A PLACE REMEMBERED | MARCH 2012

Here is a photo of me

Reenacting a photo of you

Reenacting a photo of your father

At Patchin Place, NYC.

e. e. cummings is great but

I was a fan of you and your writing

And of you.

 

You had sticks of gum

In the small pocket

Of your rolled up jeans

And cool red shades

That broke in my bag

In Carolina

Where I kissed you for the last time

Unknowingly

At the bus stop

Early in the morning.

 

A plane flies overhead

And I remember you

Standing in the airport

In your checkered shirt

In 3D

You had something in your teeth

You were perfect.

 

You have a beard now,

My hair is long.

It has been a while but

I still can’t listen to Abbey Road

And I make tea for one

With my kettle on the hob.

 

This place

Was alive and warm then

Now it is dead and cold

But Spring is coming,

So they tell me.

I pray you are as happy now

As I was then

With you

At Patchin Place.


ALIVE, A LIFE | APRIL 2013

The bodies of these strangers who find their way into my bed cannot erase your shadow. Like ghosts they become surrounding me, caressing me, lips like feathers on my skin, yet I only feel the light breezes from my window. I stare at twinkling lights across the bay. I stare into the atmosphere at nothing. Your shadow is what I search for in the moon, my eyes unblinking. The ghosts grab at my body; they live yet I can't feel them. You live yet I can only feel your shadow still. I live yet I am dead in the memory of our dancing shadows across the floorboards of my room, barely still dancing behind my eyelids as I pretend to sleep. Ghosts dance around my body but I don't join them.


WE ARE BREAKING | MAY 2013

It's not a break

We are breaking.

You are like giving up smoking,

I am having withdrawals

when I catch your eye

and forget.

It wasn't always bad,

drive-ins under feathers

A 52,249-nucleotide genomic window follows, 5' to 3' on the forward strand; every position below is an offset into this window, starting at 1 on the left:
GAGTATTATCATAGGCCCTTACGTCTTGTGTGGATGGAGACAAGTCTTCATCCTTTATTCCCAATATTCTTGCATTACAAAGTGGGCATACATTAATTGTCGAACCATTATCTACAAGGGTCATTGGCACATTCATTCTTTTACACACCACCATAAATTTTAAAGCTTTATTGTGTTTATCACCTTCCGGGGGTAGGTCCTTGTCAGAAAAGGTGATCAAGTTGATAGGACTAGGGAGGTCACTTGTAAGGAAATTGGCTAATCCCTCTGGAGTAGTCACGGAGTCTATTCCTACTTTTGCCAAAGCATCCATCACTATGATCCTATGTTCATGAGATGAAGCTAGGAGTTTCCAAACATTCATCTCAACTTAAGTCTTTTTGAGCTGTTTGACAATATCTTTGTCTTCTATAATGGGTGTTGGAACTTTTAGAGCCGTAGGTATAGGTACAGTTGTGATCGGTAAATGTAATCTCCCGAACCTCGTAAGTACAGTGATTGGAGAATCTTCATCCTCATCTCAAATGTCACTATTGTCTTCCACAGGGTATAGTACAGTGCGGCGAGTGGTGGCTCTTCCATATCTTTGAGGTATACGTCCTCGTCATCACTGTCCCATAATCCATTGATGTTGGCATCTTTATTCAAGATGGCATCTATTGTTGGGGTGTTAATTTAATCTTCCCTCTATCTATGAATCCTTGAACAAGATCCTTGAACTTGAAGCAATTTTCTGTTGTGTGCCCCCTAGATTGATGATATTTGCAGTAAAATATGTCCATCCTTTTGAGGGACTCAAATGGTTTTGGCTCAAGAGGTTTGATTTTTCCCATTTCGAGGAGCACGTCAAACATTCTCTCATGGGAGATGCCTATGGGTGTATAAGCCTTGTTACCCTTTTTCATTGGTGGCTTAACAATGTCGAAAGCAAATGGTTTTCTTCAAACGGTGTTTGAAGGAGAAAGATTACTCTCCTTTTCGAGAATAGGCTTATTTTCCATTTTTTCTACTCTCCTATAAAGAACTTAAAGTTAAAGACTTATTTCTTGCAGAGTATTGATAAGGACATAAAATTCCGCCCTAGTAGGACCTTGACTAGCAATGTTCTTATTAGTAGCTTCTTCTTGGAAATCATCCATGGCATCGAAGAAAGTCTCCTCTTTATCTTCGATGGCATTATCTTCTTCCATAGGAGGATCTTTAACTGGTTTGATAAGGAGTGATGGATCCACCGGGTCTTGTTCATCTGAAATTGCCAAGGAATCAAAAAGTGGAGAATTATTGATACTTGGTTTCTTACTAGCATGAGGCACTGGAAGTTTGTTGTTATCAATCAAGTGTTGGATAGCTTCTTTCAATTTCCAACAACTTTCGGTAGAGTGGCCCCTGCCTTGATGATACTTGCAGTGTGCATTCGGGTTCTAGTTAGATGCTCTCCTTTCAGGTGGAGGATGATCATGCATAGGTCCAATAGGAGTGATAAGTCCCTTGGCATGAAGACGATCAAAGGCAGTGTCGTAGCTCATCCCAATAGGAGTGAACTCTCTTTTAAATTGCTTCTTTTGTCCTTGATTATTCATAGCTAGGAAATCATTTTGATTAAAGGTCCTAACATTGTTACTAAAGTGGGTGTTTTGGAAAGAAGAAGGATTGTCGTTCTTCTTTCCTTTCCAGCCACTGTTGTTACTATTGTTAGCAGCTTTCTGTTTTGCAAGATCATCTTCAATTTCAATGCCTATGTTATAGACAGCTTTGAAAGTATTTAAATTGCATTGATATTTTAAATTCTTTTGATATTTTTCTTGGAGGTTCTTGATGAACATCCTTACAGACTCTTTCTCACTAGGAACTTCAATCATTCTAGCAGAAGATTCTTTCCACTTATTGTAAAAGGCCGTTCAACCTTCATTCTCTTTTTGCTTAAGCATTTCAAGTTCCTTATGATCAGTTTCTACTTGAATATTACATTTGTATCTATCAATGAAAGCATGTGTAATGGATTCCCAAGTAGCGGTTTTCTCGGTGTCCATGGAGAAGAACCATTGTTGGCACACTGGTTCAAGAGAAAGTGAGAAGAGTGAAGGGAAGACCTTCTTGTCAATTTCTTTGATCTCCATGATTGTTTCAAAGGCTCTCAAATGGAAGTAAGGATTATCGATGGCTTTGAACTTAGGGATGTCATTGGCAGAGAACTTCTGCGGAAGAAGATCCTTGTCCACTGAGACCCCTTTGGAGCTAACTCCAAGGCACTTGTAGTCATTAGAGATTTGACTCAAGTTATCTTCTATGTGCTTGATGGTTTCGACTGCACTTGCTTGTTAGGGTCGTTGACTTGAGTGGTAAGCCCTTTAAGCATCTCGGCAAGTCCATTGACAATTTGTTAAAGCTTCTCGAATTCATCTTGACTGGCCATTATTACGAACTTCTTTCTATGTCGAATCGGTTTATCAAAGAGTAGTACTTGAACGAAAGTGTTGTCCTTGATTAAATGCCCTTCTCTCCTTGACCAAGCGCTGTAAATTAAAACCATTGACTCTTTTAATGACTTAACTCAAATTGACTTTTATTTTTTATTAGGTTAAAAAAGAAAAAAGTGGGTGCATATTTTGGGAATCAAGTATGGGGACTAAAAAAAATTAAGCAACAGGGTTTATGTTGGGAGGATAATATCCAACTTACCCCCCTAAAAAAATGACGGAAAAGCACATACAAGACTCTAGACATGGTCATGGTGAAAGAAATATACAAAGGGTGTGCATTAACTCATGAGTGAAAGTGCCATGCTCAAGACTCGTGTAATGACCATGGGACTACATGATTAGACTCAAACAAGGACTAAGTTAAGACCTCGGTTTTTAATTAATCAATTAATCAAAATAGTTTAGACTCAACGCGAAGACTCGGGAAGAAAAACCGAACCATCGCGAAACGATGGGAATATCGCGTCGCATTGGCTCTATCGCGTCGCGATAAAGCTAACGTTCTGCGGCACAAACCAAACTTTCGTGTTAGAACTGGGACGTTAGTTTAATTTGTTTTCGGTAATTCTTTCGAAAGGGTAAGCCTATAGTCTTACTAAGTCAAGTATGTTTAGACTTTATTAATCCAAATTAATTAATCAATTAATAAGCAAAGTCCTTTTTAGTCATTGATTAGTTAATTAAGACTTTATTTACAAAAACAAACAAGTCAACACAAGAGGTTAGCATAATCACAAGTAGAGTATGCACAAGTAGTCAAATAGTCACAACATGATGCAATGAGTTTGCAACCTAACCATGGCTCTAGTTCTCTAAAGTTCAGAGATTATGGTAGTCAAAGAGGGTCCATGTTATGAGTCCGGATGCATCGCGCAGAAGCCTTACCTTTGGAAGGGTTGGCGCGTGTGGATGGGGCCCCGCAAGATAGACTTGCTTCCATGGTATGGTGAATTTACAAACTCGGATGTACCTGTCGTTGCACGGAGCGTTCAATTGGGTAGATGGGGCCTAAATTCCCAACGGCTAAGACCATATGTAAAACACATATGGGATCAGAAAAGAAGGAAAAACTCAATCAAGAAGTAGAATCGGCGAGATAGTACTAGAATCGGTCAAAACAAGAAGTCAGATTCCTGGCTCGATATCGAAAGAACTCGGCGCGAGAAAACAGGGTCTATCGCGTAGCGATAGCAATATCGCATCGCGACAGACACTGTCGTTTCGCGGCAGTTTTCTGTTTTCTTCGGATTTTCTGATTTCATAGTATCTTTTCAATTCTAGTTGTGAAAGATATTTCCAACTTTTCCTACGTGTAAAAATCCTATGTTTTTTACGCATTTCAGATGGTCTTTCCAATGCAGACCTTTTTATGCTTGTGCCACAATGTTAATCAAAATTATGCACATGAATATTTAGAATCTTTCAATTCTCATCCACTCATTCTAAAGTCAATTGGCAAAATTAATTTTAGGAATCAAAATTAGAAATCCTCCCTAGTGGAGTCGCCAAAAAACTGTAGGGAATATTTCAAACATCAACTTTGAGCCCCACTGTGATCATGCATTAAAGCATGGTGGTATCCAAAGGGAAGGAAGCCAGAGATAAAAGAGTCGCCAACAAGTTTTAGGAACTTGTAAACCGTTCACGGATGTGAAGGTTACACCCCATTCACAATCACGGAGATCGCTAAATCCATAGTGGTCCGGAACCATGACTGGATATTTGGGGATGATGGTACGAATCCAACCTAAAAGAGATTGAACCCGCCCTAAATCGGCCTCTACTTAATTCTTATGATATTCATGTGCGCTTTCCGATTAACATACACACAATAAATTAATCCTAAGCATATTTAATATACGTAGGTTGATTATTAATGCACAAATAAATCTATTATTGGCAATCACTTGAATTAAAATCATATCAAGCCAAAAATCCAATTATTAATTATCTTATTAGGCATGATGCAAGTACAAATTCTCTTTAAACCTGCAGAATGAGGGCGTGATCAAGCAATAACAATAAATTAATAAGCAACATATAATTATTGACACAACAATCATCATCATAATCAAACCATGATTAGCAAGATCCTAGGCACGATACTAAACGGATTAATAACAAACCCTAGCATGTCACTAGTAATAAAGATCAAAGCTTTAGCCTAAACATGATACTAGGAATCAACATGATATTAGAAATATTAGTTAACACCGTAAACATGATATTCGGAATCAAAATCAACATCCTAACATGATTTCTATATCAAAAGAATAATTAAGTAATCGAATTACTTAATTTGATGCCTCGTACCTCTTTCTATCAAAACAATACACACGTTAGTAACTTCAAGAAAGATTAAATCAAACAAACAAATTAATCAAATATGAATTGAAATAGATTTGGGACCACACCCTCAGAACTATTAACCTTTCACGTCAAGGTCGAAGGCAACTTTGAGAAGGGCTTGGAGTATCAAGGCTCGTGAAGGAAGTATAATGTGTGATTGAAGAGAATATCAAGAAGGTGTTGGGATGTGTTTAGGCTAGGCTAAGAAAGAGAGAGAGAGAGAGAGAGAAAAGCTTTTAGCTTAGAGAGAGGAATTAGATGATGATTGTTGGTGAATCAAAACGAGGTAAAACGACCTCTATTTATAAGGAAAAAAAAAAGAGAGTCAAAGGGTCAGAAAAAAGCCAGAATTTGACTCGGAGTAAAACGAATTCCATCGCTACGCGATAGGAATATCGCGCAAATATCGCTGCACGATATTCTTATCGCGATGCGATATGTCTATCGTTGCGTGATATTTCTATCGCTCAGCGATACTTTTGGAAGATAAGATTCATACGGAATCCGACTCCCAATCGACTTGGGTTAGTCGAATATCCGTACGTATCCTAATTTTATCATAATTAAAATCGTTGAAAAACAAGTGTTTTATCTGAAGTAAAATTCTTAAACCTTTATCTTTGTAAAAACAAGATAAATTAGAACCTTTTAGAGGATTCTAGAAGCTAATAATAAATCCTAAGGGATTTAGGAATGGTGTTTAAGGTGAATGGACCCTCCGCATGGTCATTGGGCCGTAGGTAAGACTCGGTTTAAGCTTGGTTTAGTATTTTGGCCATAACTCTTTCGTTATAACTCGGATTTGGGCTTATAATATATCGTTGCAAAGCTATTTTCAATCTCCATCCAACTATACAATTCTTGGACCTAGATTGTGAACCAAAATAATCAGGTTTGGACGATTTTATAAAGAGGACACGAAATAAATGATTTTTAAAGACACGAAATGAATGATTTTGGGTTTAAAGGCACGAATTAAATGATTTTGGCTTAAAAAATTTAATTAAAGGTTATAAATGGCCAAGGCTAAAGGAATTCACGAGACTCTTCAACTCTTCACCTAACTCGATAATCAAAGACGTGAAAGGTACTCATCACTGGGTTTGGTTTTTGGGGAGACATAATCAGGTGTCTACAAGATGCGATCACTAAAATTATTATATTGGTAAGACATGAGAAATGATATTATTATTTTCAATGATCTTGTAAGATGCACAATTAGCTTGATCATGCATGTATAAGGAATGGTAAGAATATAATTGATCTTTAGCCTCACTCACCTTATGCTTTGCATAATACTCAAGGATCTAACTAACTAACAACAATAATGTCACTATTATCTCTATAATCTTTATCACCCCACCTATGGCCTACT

and the hood of your car,

day drinking in Rhode Island

and sleeping in borrowed beds,

concerts with near death experiences

and fast food late nights,

Christmas and struffoli

and drunken family gatherings,

riddles for hours

and long distance phone calls.

What are you doing right now?

Two trains and a taxi wastes

this separate space.

Seven years bad luck,

fuck I miss chlorine soaked summer skin

and long Laroe drives

asleep at the wheel.


LAST. | JUNE 2013

It only took one phone call. I was leaning out my 4th story window with a river running from my face wanting to follow the drops as they hit the concrete. That was the last time you said my name and now I can't remember how you said it but I can still remember the smell of your skin. You went off to marry your southern sweetheart like we joked you would while I was left chasing your ghost down the streets of New York we walked down together when you visited me that summer. And I will never forget your electric current pumping through my veins nor the sound of your laugh rumbling through the caverns of my eardrums like a medley of Jamaican drums, but I wish I hadn't forgotten the sound of your voice the last time that you said my name.


GET OUT | NOVEMBER 2013

You are a heavy secret

burden on my brain

and in my heart

where no one knows

you ever were before.

Life has gone on

and so have I

but your name is

still in my every day

and I can see you

more closely now.

After this long absence

does my name ever

make you wonder

what I'm doing

and what I've done?

Or am I nothing but

a faded lined letter

hidden in your room

dated back two years

sealed with a lipstick kiss?


GLASS | APRIL 2014

I'm not your fabergé egg from the Tsar;

out of my broken pieces I rearrange

myself again into a masterpiece -

a mosaic of razor sharp colors,

a stained glass window that reflects

all the speckles in your eyes.

You did not destroy me

with your promises of love and leaving;

I am not your fragile yellow bird.

My wings rest upon

an iron-dipped skeleton,

braced for flight or fight or love.

No longer can you lock me in;

you don't know what beats within my heart

anymore.


STOCKHOLM SYNDROME | NOVEMBER 2014

i swam all night
in the Great Lakes
on your chest
with my eyes closed,
your hands on my breasts.

you pulled me under
with notes so sweet
in my ears;
held my breath
as you finished singing.

paper-thin walls,
you're deep within
my inside skin
where i keep
secrets hidden still.

your room is cold
like a small tomb;
i'm awake
while you laugh
in your dreams quietly.

All poetry written by Liz Maney © 2012-2015